SEOUL, Dec. 30 (Yonhap) -- North Korean leader Kim Jong-un will likely tamp down his rhetoric in his New Year's Day message in order to not provoke the United States and try to revive the hope for their long-stalemated denuclearization talks, experts said Sunday.
Kim has used the New Year's Day message to provide the general directions of his policy, which has been closely watched by the outside world to get a rare glimpse into how the reclusive country will act on such high-stakes issues as its nuclear weapons program.
This week's speech comes, in particular, at a sensitive time as the denuclearization talks with the U.S. have been in a stalemate since Kim met U.S. President Donald Trump in June for a historic summit.
On Jan. 1, 2018, Kim said he was willing to send a delegation to the PyeongChang Winter Olympics in South Korea in what appeared to be a peace offensive, which later led to three inter-Korean summits.
He, however, also sent a sharp-tongued message by mentioning a "nuclear button" on his desk apparently targeting the U.S.
Experts expect the North Korean leader will steer clear of making such strong remarks in order to not provoke the U.S. at a time when he is trying to find a breakthrough in the gridlock in denuclearization talks.
Instead, they expect Kim will urge a "phased" and "simultaneous" enforcement of agreements he reached with Trump in their June summit and demand sanctions relief to set the stage for active economic cooperation with South Korea.
Kim promised to work toward the complete denuclearization of the Korean Peninsula in the summit in exchange for security guarantees and new U.S.-North Korea relations.
Their subsequent talks have since been stalled as Pyongyang wants sanctions relief in return for what it claims to be substantive denuclearization steps, but Washington wants more concrete measures before making major concessions.
Multilayered sanctions on Pyongyang have been standing in the way of its economic cooperation with South Korea that has been pursued under the agreements between their leaders in three summits this year.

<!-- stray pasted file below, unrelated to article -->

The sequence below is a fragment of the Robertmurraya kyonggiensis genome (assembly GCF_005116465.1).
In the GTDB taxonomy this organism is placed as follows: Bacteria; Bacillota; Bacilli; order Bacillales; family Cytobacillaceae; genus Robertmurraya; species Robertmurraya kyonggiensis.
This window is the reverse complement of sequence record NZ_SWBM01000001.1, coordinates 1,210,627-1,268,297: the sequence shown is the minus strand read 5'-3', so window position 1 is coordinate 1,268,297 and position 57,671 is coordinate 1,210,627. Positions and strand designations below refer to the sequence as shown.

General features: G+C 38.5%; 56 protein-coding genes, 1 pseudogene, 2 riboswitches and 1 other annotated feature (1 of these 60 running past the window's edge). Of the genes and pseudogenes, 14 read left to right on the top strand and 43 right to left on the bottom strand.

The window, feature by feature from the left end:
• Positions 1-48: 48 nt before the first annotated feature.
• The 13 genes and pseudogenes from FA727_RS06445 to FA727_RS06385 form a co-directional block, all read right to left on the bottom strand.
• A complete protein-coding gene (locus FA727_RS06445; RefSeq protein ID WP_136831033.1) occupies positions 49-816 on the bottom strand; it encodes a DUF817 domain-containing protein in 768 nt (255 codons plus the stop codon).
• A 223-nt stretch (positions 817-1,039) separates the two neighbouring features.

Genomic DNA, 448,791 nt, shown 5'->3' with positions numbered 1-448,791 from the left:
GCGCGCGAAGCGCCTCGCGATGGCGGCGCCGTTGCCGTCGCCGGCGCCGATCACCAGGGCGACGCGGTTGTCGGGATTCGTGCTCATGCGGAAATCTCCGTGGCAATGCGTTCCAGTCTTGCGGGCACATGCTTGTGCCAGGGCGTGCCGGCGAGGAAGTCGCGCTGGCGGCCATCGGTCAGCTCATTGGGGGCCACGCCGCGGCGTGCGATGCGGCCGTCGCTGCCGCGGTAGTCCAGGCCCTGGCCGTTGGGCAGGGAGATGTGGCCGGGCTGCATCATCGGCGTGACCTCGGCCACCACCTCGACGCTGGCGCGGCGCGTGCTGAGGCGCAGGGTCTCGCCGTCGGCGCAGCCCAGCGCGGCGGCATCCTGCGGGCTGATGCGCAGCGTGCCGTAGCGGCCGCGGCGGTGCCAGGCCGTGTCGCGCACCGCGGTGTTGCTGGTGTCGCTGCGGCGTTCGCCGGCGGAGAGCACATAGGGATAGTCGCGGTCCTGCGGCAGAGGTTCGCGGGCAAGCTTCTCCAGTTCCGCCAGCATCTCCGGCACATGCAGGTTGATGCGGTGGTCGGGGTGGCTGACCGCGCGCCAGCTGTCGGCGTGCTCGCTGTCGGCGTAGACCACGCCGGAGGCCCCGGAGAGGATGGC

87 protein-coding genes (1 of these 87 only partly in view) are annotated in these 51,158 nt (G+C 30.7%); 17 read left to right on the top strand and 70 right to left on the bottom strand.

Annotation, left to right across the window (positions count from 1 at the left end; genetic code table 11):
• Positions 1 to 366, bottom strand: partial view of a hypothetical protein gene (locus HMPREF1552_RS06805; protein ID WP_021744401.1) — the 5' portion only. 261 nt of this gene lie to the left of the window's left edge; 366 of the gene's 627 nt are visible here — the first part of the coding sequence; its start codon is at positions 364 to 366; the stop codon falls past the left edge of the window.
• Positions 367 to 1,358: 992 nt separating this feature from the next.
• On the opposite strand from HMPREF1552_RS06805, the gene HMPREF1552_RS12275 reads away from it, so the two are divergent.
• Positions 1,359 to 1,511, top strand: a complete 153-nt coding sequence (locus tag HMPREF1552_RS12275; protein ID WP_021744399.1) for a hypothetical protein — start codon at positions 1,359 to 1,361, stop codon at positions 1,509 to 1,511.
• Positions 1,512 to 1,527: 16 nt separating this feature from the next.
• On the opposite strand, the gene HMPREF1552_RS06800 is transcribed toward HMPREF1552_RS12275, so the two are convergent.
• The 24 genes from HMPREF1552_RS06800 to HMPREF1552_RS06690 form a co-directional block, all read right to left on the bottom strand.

North Korea's media have slammed the U.S. for clinging to sanctions without honoring its promises to Pyongyang. They have also criticized South Korea for not taking the initiative in cross-border exchanges, saying it cares too much about what others say.
Apparently frustrated with a protracted impasse in denuclearization talks and unclear when the crushing sanctions will be eased or lifted, Pyongyang has recently stepped up calls for self-reliance and more efforts for economic development.
Meanwhile, Kim's speech will be closely watched for any response to Trump's recent remarks that he expects to hold a second summit with the North's leader in January or February.
Seoul officials, in particular, will play close attention to whether Kim will make a mention of his promised trip to Seoul to reciprocate President Moon Jae-in's visit of Pyongyang in September.
Kim promised to visit Seoul "at an early date" during the September summit. The Seoul government had hoped that Kim would make a trip here before the year's end, but there has been no response from Pyongyang.
It would mark the first time that a North Korean leader visits Seoul since the Korean Peninsula was divided in the wake of the 1950-53 war, which ended in a truce, not a peace treaty.
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